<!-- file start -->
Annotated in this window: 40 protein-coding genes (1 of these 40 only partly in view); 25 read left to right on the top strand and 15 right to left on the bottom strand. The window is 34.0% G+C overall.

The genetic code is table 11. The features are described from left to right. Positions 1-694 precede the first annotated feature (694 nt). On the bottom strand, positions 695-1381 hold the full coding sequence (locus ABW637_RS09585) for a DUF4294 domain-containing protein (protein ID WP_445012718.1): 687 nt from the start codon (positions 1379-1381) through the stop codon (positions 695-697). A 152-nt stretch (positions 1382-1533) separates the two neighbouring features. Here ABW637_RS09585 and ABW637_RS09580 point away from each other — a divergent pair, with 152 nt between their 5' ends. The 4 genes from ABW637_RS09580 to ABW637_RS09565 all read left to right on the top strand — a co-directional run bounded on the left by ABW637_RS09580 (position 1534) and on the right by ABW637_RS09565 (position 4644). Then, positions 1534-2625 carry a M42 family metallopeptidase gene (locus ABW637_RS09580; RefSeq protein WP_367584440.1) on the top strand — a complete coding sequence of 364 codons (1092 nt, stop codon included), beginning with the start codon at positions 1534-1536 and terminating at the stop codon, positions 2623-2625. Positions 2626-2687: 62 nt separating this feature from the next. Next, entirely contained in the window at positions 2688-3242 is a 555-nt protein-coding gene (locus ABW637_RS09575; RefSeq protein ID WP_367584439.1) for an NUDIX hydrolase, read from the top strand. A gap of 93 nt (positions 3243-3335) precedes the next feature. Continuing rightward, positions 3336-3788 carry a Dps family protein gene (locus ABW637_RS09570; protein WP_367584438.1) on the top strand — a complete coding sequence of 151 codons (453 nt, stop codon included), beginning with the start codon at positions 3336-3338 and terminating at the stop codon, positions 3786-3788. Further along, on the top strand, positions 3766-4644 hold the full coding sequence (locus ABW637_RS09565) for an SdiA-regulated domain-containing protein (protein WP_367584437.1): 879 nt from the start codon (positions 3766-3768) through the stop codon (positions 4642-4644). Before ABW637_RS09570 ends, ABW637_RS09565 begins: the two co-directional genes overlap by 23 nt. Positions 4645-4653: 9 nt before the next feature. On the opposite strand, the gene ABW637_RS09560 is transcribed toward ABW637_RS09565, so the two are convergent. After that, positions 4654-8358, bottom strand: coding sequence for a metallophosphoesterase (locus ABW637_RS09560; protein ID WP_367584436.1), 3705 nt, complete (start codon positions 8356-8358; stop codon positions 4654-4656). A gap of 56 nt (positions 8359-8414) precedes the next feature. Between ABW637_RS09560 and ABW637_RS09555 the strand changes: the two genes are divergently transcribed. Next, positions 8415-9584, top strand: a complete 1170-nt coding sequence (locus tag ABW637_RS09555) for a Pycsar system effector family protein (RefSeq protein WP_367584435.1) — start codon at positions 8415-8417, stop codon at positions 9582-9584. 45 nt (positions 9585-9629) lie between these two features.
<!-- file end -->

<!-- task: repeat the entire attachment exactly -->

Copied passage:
Annotated in this window: 40 protein-coding genes (1 of these 40 only partly in view); 25 read left to right on the top strand and 15 right to left on the bottom strand. The window is 34.0% G+C overall.

The genetic code is table 11. The features are described from left to right. Positions 1-694 precede the first annotated feature (694 nt). On the bottom strand, positions 695-1381 hold the full coding sequence (locus ABW637_RS09585) for a DUF4294 domain-containing protein (protein ID WP_445012718.1): 687 nt from the start codon (positions 1379-1381) through the stop codon (positions 695-697). A 152-nt stretch (positions 1382-1533) separates the two neighbouring features. Here ABW637_RS09585 and ABW637_RS09580 point away from each other — a divergent pair, with 152 nt between their 5' ends. The 4 genes from ABW637_RS09580 to ABW637_RS09565 all read left to right on the top strand — a co-directional run bounded on the left by ABW637_RS09580 (position 1534) and on the right by ABW637_RS09565 (position 4644). Then, positions 1534-2625 carry a M42 family metallopeptidase gene (locus ABW637_RS09580; RefSeq protein WP_367584440.1) on the top strand — a complete coding sequence of 364 codons (1092 nt, stop codon included), beginning with the start codon at positions 1534-1536 and terminating at the stop codon, positions 2623-2625. Positions 2626-2687: 62 nt separating this feature from the next. Next, entirely contained in the window at positions 2688-3242 is a 555-nt protein-coding gene (locus ABW637_RS09575; RefSeq protein ID WP_367584439.1) for an NUDIX hydrolase, read from the top strand. A gap of 93 nt (positions 3243-3335) precedes the next feature. Continuing rightward, positions 3336-3788 carry a Dps family protein gene (locus ABW637_RS09570; protein WP_367584438.1) on the top strand — a complete coding sequence of 151 codons (453 nt, stop codon included), beginning with the start codon at positions 3336-3338 and terminating at the stop codon, positions 3786-3788. Further along, on the top strand, positions 3766-4644 hold the full coding sequence (locus ABW637_RS09565) for an SdiA-regulated domain-containing protein (protein WP_367584437.1): 879 nt from the start codon (positions 3766-3768) through the stop codon (positions 4642-4644). Before ABW637_RS09570 ends, ABW637_RS09565 begins: the two co-directional genes overlap by 23 nt. Positions 4645-4653: 9 nt before the next feature. On the opposite strand, the gene ABW637_RS09560 is transcribed toward ABW637_RS09565, so the two are convergent. After that, positions 4654-8358, bottom strand: coding sequence for a metallophosphoesterase (locus ABW637_RS09560; protein ID WP_367584436.1), 3705 nt, complete (start codon positions 8356-8358; stop codon positions 4654-4656). A gap of 56 nt (positions 8359-8414) precedes the next feature. Between ABW637_RS09560 and ABW637_RS09555 the strand changes: the two genes are divergently transcribed. Next, positions 8415-9584, top strand: a complete 1170-nt coding sequence (locus tag ABW637_RS09555) for a Pycsar system effector family protein (RefSeq protein WP_367584435.1) — start codon at positions 8415-8417, stop codon at positions 9582-9584. 45 nt (positions 9585-9629) lie between these two features.